Scenario: Imagine you are getting ready for a holiday. You’ve been planning it for a long time. You’ve spent every spare minute fantasizing about all the activities you will partake in. All the details have been meticulously prearranged and it’s now time to pack your suitcase. Your mission is to free the case from where it has been buried for far too long. You find yourself balancing on one leg and twisting slightly to get at it. Now with an unassuming tug you free it from its’ hiding spot. But wait, something’s wrong! That little tug has caused your back to go into spasm. How can such a small movement feel like someone has just stabbed you in the back? Ugh!!
OK so maybe this particular scenario has or hasn’t happened to you. But perhaps you have had the sudden onset of back pain that kept you from doing something you really wanted to do. Something like: a holiday activity; gardening; picking up your child or grandchild; maybe it kept you from going to work … All right that one may not seem so bad for a while. But it’s not so great if you can’t do anything fun either.
I am a massage therapist and I get many people coming to me with these types of scenarios. They will say, “I don’t know how it happened. I picked something up, sneezed, bent incorrectly or whatever and it just went out.” People on holiday often over-exert themselves or spend too many hours sitting poorly in a car or on an airplane. In any case it ends up with the same result, an annoying pain that keeps them from doing what it is they really wish to do.
Back pain is frustrating and can keep you from doing things you love. But I am here to tell you that it doesn’t usually just happen all of a sudden unless you’re involved an accident or something that really jars the back. According to statistics, eight out of 10 people will develop back pain at one point in their lives. And in many cases, people come down with a serious case of back pain for no apparent reason.
While it may seem to be something that strikes from out of the blue, it’s really just the straw that breaks the camel’s back. A whole syndrome of muscular imbalances precedes the movement or sneeze that triggers the back pain incident. It doesn’t take much to cause the muscle spasm to start, if for months or years those muscles have been forced to do something that they were not really designed to do.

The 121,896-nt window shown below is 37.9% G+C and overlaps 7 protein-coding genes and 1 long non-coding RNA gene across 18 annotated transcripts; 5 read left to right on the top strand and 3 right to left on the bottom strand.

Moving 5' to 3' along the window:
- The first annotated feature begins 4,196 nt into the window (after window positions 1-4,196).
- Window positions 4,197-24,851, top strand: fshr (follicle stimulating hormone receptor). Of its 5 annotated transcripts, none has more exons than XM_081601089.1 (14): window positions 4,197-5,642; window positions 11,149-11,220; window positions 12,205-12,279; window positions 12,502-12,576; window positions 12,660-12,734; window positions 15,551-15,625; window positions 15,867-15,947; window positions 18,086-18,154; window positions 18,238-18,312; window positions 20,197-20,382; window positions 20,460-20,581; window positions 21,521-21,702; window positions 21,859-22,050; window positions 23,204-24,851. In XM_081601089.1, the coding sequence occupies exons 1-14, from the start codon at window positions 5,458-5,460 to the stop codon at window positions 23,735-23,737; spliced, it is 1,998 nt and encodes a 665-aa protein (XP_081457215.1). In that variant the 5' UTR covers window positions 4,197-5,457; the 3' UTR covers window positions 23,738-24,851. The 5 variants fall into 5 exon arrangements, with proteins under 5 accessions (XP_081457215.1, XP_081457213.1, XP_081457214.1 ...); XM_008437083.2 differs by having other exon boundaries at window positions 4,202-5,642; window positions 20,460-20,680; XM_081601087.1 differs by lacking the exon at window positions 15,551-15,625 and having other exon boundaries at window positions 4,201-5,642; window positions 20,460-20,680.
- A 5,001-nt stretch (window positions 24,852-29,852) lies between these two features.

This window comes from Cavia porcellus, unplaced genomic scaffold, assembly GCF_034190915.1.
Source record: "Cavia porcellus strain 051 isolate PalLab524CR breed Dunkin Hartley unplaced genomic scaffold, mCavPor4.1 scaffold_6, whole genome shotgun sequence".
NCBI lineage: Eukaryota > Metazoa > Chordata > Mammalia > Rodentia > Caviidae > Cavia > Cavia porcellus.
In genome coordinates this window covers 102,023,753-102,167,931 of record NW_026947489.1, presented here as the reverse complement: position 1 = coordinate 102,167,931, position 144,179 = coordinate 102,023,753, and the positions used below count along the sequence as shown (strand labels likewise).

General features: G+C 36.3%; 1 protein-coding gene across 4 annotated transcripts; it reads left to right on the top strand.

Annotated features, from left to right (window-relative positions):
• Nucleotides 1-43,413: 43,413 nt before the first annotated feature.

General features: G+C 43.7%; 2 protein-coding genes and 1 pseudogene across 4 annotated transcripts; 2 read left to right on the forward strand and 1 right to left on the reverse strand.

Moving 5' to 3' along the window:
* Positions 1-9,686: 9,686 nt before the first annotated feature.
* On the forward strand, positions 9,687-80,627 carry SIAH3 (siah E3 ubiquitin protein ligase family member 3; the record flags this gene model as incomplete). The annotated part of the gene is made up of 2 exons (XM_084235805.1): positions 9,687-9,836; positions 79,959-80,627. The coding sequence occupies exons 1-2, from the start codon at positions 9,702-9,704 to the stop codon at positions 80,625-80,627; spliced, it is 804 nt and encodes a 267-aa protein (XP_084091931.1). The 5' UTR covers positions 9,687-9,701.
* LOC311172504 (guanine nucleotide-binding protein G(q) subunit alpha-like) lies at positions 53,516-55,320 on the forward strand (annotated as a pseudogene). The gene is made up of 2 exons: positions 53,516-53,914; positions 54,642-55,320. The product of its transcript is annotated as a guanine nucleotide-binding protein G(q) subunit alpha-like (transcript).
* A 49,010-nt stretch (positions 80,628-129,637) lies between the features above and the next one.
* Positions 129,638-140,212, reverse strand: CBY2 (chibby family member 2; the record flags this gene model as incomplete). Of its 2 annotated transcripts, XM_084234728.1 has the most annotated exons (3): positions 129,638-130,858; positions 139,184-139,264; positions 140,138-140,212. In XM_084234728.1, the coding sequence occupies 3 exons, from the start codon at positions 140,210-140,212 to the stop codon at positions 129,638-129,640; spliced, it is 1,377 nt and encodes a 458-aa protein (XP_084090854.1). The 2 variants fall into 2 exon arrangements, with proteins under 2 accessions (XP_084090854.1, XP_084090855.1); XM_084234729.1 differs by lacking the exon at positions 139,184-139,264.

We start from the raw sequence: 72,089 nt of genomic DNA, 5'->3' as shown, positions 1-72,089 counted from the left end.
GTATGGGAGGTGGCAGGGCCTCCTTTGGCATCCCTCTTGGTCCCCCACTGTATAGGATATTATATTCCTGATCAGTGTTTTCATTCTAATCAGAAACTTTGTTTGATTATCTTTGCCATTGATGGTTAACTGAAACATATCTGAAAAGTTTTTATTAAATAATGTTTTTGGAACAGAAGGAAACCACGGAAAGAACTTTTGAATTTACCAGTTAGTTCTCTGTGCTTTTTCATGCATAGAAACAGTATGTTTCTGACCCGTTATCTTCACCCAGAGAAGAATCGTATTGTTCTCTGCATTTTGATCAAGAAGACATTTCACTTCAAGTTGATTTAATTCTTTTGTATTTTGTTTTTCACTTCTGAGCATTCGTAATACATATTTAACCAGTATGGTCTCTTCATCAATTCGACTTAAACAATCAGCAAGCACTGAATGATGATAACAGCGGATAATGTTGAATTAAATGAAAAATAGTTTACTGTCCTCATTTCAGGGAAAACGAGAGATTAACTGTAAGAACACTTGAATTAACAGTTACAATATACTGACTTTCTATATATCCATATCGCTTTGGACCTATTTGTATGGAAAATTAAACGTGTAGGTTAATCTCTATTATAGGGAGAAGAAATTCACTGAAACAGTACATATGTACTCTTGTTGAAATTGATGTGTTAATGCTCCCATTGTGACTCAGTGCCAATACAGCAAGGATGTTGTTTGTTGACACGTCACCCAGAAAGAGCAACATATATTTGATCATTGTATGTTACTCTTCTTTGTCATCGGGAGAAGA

It could be that you sit with a tucked pelvis causing the upper back to slump forward forcing spinal discs to bulge, ligaments to over stretch, and muscles in the neck and shoulders to get tense. You may stand with your hips thrust forward in front of the torso causing the weight to be disproportionate over your feet and your back to sway. Or maybe you suffer from hip imbalances because you don’t engage the gluteal muscles enough when walking or running.
These are just a few poor postural habits that come to mind. All muscles are fashioned to do a specific job. Some muscles can become tight if they continuously get used in place of muscles that are designed to carry that particular load. Also, muscles that are meant to do very specialised jobs become weak and underdeveloped when not used as they should be. Ligaments can become loose or over-stretched in both of these scenarios. This can cause the muscles to tense up and spasm in an attempt to protect the area.
In these cases, my clients ask me if massage will fix their problem. I say, “It can definitely help ease the spasming muscle and make you feel more relaxed and at ease. But unless you change your daily habits, it will rear it’s ugly head again.” Don’t get me wrong massage is a great thing…that’s why I do it. But changing your daily habits needs to also be addressed in order for real change to happen. Building greater body awareness is key. Most of us don’t pay a lot of attention to how our body is positioned in daily life.
I am a Certified Gokhale Method® Teacher. I teach posture and alignment courses to help students prevent or relieve back pain using everyday postures like sitting, standing, bending and even sleeping. People will often laugh and try to stand up a bit straighter when I tell them what I do. They will say something like, “Oh ya, my posture is really bad.” But what they don’t understand is that their poor posture habits are the key to them having back, neck or other musculoskeletal pain in the first place. I recommend to my clients and students that they start sitting, standing and moving in ways that help lengthen the spine and strengthen the muscles of the back, deeper abdominals and gluteals. There is a lot that can be done to help prevent sudden or not so sudden back pain from messing up your plans. But you need to make some changes to your daily habits for this to happen.
I teach Free Workshops and Gokhale Method Foundations Courses on posture and alignment. Check out my Teachers’ Page on the Gokhale website for a course near you or to request a course in your city.
Contributed by Michelle “Mickie” Ball – Massage Therapist and Gokhale Method® Teacher Ph: + 61 0428 223 271